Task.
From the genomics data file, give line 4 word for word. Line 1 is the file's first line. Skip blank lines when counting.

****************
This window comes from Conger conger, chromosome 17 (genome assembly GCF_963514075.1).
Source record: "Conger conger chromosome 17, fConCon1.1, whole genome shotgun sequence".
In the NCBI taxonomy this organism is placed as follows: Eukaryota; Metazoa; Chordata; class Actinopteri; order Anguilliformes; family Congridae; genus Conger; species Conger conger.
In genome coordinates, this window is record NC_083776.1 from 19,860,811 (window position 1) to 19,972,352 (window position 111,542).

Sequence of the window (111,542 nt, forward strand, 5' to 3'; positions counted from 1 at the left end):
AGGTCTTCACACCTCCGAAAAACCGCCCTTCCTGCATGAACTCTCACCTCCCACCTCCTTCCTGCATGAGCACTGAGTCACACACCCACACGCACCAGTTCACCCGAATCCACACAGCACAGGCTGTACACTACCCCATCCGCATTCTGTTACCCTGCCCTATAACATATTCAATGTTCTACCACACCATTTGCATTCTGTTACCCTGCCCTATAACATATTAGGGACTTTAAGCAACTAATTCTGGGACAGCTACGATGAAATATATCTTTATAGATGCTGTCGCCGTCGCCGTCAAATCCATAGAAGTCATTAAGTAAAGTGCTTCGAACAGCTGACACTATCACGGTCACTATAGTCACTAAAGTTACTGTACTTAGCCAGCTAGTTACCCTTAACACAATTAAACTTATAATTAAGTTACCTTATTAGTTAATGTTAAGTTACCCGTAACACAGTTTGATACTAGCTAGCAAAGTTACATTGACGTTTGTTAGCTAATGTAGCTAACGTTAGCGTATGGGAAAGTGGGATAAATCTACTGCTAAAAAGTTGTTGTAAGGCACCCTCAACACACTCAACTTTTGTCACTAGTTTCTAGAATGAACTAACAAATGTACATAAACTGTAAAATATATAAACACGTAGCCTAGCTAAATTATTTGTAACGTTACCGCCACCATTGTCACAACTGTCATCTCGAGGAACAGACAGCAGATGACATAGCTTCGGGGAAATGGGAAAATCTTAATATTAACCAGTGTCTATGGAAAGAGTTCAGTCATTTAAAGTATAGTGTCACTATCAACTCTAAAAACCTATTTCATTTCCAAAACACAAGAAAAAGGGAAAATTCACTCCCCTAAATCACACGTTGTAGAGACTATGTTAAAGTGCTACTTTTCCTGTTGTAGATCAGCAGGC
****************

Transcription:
In genome coordinates, this window is record NC_083776.1 from 19,860,811 (window position 1) to 19,972,352 (window position 111,542).